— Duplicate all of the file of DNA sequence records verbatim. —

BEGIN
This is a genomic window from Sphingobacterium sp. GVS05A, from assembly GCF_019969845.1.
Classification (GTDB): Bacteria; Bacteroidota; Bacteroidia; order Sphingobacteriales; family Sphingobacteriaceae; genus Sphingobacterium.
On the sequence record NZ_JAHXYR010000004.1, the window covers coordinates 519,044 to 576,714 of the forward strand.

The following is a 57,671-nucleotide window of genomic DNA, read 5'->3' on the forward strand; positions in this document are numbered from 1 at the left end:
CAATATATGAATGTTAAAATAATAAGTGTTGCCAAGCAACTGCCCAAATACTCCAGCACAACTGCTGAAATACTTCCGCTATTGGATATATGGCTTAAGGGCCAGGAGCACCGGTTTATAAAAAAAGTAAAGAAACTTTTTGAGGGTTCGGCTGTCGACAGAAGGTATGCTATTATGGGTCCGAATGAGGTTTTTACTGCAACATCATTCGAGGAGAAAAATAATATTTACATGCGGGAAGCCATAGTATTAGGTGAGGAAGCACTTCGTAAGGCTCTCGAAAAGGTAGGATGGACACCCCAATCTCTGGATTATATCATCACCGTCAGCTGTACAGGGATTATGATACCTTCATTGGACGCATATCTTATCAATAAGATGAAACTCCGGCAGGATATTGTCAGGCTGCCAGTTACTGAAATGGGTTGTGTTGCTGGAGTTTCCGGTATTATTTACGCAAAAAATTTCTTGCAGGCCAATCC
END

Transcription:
This is a genomic window from Sphingobacterium sp. GVS05A, from assembly GCF_019969845.1.
Classification (GTDB): Bacteria; Bacteroidota; Bacteroidia; order Sphingobacteriales; family Sphingobacteriaceae; genus Sphingobacterium.
On the sequence record NZ_JAHXYR010000004.1, the window covers coordinates 519,044 to 576,714 of the forward strand.

The following is a 57,671-nucleotide window of genomic DNA, read 5'->3' on the forward strand; positions in this document are numbered from 1 at the left end:
CAATATATGAATGTTAAAATAATAAGTGTTGCCAAGCAACTGCCCAAATACTCCAGCACAACTGCTGAAATACTTCCGCTATTGGATATATGGCTTAAGGGCCAGGAGCACCGGTTTATAAAAAAAGTAAAGAAACTTTTTGAGGGTTCGGCTGTCGACAGAAGGTATGCTATTATGGGTCCGAATGAGGTTTTTACTGCAACATCATTCGAGGAGAAAAATAATATTTACATGCGGGAAGCCATAGTATTAGGTGAGGAAGCACTTCGTAAGGCTCTCGAAAAGGTAGGATGGACACCCCAATCTCTGGATTATATCATCACCGTCAGCTGTACAGGGATTATGATACCTTCATTGGACGCATATCTTATCAATAAGATGAAACTCCGGCAGGATATTGTCAGGCTGCCAGTTACTGAAATGGGTTGTGTTGCTGGAGTTTCCGGTATTATTTACGCAAAAAATTTCTTGCAGGCCAATCC